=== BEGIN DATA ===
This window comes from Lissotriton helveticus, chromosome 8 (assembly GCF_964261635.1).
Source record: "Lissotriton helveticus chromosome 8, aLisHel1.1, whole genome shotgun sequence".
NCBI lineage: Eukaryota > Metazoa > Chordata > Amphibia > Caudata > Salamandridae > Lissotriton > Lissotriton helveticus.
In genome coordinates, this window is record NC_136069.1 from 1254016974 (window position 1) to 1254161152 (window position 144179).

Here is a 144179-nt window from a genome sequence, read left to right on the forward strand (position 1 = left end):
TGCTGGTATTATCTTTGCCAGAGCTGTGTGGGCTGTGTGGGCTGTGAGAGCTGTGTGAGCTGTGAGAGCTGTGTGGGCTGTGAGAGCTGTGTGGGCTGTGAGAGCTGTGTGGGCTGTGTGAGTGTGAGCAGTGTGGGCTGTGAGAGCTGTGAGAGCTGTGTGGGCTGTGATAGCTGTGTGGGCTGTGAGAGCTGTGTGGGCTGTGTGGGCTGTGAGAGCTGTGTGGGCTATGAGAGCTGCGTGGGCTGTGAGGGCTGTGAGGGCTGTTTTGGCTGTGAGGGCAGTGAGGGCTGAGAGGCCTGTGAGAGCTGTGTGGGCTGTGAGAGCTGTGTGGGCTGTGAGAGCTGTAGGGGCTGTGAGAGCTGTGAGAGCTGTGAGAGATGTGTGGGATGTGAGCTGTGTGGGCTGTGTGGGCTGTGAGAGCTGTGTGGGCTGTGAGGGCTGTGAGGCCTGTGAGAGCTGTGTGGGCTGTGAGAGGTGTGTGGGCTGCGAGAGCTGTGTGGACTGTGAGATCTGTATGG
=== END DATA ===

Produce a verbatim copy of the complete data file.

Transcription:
This window comes from Lissotriton helveticus, chromosome 8 (assembly GCF_964261635.1).
Source record: "Lissotriton helveticus chromosome 8, aLisHel1.1, whole genome shotgun sequence".
NCBI lineage: Eukaryota > Metazoa > Chordata > Amphibia > Caudata > Salamandridae > Lissotriton > Lissotriton helveticus.
In genome coordinates, this window is record NC_136069.1 from 1254016974 (window position 1) to 1254161152 (window position 144179).

Here is a 144179-nt window from a genome sequence, read left to right on the forward strand (position 1 = left end):
TGCTGGTATTATCTTTGCCAGAGCTGTGTGGGCTGTGTGGGCTGTGAGAGCTGTGTGAGCTGTGAGAGCTGTGTGGGCTGTGAGAGCTGTGTGGGCTGTGAGAGCTGTGTGGGCTGTGTGAGTGTGAGCAGTGTGGGCTGTGAGAGCTGTGAGAGCTGTGTGGGCTGTGATAGCTGTGTGGGCTGTGAGAGCTGTGTGGGCTGTGTGGGCTGTGAGAGCTGTGTGGGCTATGAGAGCTGCGTGGGCTGTGAGGGCTGTGAGGGCTGTTTTGGCTGTGAGGGCAGTGAGGGCTGAGAGGCCTGTGAGAGCTGTGTGGGCTGTGAGAGCTGTGTGGGCTGTGAGAGCTGTAGGGGCTGTGAGAGCTGTGAGAGCTGTGAGAGATGTGTGGGATGTGAGCTGTGTGGGCTGTGTGGGCTGTGAGAGCTGTGTGGGCTGTGAGGGCTGTGAGGCCTGTGAGAGCTGTGTGGGCTGTGAGAGGTGTGTGGGCTGCGAGAGCTGTGTGGACTGTGAGATCTGTATGG